There is not a living celebrity, politician, athlete, or entertainer who has had more selfies taken with them than Rav Chaim
Many years ago, this magazine published a yearly offering of Purim satire, a few pages of parody disguised as news.
This was back when laughing at yourself was okay, before people took to the new sport of claiming victimhood and announcing how offended they were by whatever joke it was.
Covid, it turns out, steals not just the sense of smell, but also the sense of humor, and these days, it’s risky to make jokes. The Kichels do it, but they’re the Kichels, and also, they probably don’t read the letters to the editor.
Anyhow, in one of those Purim parodies we published years ago, we included a joke item about a Madame Tussaud’s-like wax museum featuring figures of gedolei Yisrael. This museum would provide a win-win solution for Klal Yisrael: Tourists could get the pictures and poses they wanted, while the gedolim could continue doing what they wanted, which is to learn Torah.
I don’t remember any outrage about it, but I still have regrets that it was published. Because these days, I have a different take on those pictures, and it goes against a popular meme.
The meme first surfaced during those painful days six months ago when we lost a gadol hador, and I saw it again last week as yet another general fell.
In the days following the petirah of Rav Chaim Kanievsky, everyone’s profile pictures and WhatsApp statuses seemed to be jointly devoted to sharing their individual variation of the same theme: that enduring image of you, your child, your einekel, whoever was fortunate — hat brim up, wristwatch hidden away, face colored with awe — slightly bent in front of the radiant man in the black cardigan.
Then, because people tend to make jokes whether it’s appropriate or not, someone created a meme that said, For those who don’t have a “me and Maran” picture, send us your photo and we will photoshop you in, so that you aren’t left out.
Last week, many of our Israeli colleagues sent pictures of themselves with Chacham Shalom Cohen and again, the cynics created a “Chacham Shalom v’ani” gemach. Same joke, different tragedy.
And it got me thinking about how we mourn and what we’re mourning.
The Ra’avad wrote Sefer Hakabbalah to delegitimize the Karaim and their doctrine, and among the topics he addresses is the difference between their leaders and our gedolim.
You do not find, he says, a single Karaite leader who ever penned a work of “nechamah,” comfort to the people. Their best and brightest shared ideology, perspective, and opinion — but never comfort.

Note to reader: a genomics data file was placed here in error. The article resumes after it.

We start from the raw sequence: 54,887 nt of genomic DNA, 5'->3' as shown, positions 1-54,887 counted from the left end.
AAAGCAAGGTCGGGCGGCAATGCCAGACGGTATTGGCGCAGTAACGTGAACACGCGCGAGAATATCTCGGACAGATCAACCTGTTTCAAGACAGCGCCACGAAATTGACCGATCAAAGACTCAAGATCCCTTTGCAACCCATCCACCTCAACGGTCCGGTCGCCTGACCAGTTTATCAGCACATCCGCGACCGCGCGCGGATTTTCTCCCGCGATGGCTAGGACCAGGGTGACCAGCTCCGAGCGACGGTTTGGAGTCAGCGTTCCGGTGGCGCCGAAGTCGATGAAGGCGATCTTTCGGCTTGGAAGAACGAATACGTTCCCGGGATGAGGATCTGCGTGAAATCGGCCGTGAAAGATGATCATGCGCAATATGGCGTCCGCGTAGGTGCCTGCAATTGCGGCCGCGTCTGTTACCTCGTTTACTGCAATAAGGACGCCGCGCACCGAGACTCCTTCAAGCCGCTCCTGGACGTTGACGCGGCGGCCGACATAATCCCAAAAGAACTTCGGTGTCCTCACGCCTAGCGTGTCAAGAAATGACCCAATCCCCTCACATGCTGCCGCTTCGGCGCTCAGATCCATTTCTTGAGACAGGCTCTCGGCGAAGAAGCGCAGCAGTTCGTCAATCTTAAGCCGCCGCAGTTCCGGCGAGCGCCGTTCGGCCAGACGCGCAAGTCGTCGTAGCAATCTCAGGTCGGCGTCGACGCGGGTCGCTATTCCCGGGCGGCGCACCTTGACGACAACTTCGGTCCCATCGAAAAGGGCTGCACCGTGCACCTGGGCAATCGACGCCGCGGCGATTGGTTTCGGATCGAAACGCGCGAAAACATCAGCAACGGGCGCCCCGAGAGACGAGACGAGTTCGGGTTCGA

Now look at what our gedolim are busy with, or think of any encounter you ever had inside the room of a gadol.
Sure, gedolim share Torah and hashkafah, but the essence of their conversations with ordinary people is marked by pure empathy, compassion, and encouragement. Theirs rooms are havens where people unburden themselves.
Rav Chaim Brisker said that Jewish ears are made holy by listening to the tzaros of other Yidden, by empathizing with their heartache and disappointment, and thus, somewhat lightening the peckel they bear.
The flood of pictures that followed our gedolim’s petiros is the greatest proof of their greatness. The images show so many smiles, so much laughter, men luminous enough that the faces of those speaking with them reflect some of that glow.
The pictures are not a flex or a look-at-me ego boost, they are a hesped!
Look at who our leaders are, these pictures say. Look at what these people, masters of Torah, lovers of Torah, pillars of tefillah, are busy with.
There is not a living celebrity, politician, athlete, or entertainer who has had more selfies taken with them than Rav Chaim, a Yid who somehow got more done in a few minutes of his day than many of us get done in a month.
So let the people mourn, and if getting lost in the old pictures on their phone until they find the one of that day they visited Bnei Brak — before the jeeping in the desert, but after Rimon with the nieces in seminary — is the pathway that brings them to remember and feel our collective loss, then the image itself is a eulogy too.
And if the cottage industry of gedolim-tour facilitators irks you, it shouldn’t. Besides the fact that the job of facilitator is hard work — meet you, make you feel like a VIP, know which back door leads to which apartment and which einekel to call, ensure that the camera is not just working, but that the picture is flattering — the service they provide goes to the heart of Yiddishkeit.
The resulting national photo album is testimony not just to the generosity of spirit of the shepherds, but also to the loyalty and reverence of the flock. Klal Yisrael, it’s been said, has a “chush hareiach,” a sense of smell that leads them to their gedolim, and no primaries, data, polling, or slick marketing can push a candidate forward in this rarified sphere.
The people have always known, and they still know: When they find the real thing, they go, even though there are a million excuses not to.
Tickets are expensive. The lines are so long. The gabbaim are too pushy. Who says it will even be open?
The pictures? They’re a way of saying, “Look, we found the time and money to make it happen, and we are forever blessed.”
Whether or not you show them in public is your choice, but either way, they are part of your identity.
Part of our identity, the reason we’re still here.
(Originally featured in Mishpacha, Issue 926)
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